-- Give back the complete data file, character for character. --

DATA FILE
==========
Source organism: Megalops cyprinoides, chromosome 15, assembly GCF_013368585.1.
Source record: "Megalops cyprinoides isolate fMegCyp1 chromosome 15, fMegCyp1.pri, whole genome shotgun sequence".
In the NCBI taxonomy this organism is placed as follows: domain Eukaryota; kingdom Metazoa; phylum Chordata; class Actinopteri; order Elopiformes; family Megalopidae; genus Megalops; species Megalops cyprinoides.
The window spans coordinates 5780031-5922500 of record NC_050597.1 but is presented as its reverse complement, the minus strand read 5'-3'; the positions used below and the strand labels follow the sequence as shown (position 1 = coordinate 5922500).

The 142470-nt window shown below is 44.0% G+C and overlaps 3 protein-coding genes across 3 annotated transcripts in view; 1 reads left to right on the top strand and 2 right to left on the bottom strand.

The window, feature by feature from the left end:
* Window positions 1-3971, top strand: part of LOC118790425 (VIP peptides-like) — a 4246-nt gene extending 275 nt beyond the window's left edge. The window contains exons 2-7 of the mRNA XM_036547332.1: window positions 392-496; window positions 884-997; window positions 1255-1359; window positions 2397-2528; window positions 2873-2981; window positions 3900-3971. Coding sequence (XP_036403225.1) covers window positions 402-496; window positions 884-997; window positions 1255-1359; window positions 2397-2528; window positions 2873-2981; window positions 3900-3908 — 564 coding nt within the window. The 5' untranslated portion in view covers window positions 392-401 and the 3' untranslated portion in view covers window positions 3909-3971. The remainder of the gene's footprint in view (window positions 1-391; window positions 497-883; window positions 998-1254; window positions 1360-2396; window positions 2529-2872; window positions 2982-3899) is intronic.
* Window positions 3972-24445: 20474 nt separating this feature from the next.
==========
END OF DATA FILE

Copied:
Source organism: Megalops cyprinoides, chromosome 15, assembly GCF_013368585.1.
Source record: "Megalops cyprinoides isolate fMegCyp1 chromosome 15, fMegCyp1.pri, whole genome shotgun sequence".
In the NCBI taxonomy this organism is placed as follows: domain Eukaryota; kingdom Metazoa; phylum Chordata; class Actinopteri; order Elopiformes; family Megalopidae; genus Megalops; species Megalops cyprinoides.
The window spans coordinates 5780031-5922500 of record NC_050597.1 but is presented as its reverse complement, the minus strand read 5'-3'; the positions used below and the strand labels follow the sequence as shown (position 1 = coordinate 5922500).

The 142470-nt window shown below is 44.0% G+C and overlaps 3 protein-coding genes across 3 annotated transcripts in view; 1 reads left to right on the top strand and 2 right to left on the bottom strand.

The window, feature by feature from the left end:
* Window positions 1-3971, top strand: part of LOC118790425 (VIP peptides-like) — a 4246-nt gene extending 275 nt beyond the window's left edge. The window contains exons 2-7 of the mRNA XM_036547332.1: window positions 392-496; window positions 884-997; window positions 1255-1359; window positions 2397-2528; window positions 2873-2981; window positions 3900-3971. Coding sequence (XP_036403225.1) covers window positions 402-496; window positions 884-997; window positions 1255-1359; window positions 2397-2528; window positions 2873-2981; window positions 3900-3908 — 564 coding nt within the window. The 5' untranslated portion in view covers window positions 392-401 and the 3' untranslated portion in view covers window positions 3909-3971. The remainder of the gene's footprint in view (window positions 1-391; window positions 497-883; window positions 998-1254; window positions 1360-2396; window positions 2529-2872; window positions 2982-3899) is intronic.
* Window positions 3972-24445: 20474 nt separating this feature from the next.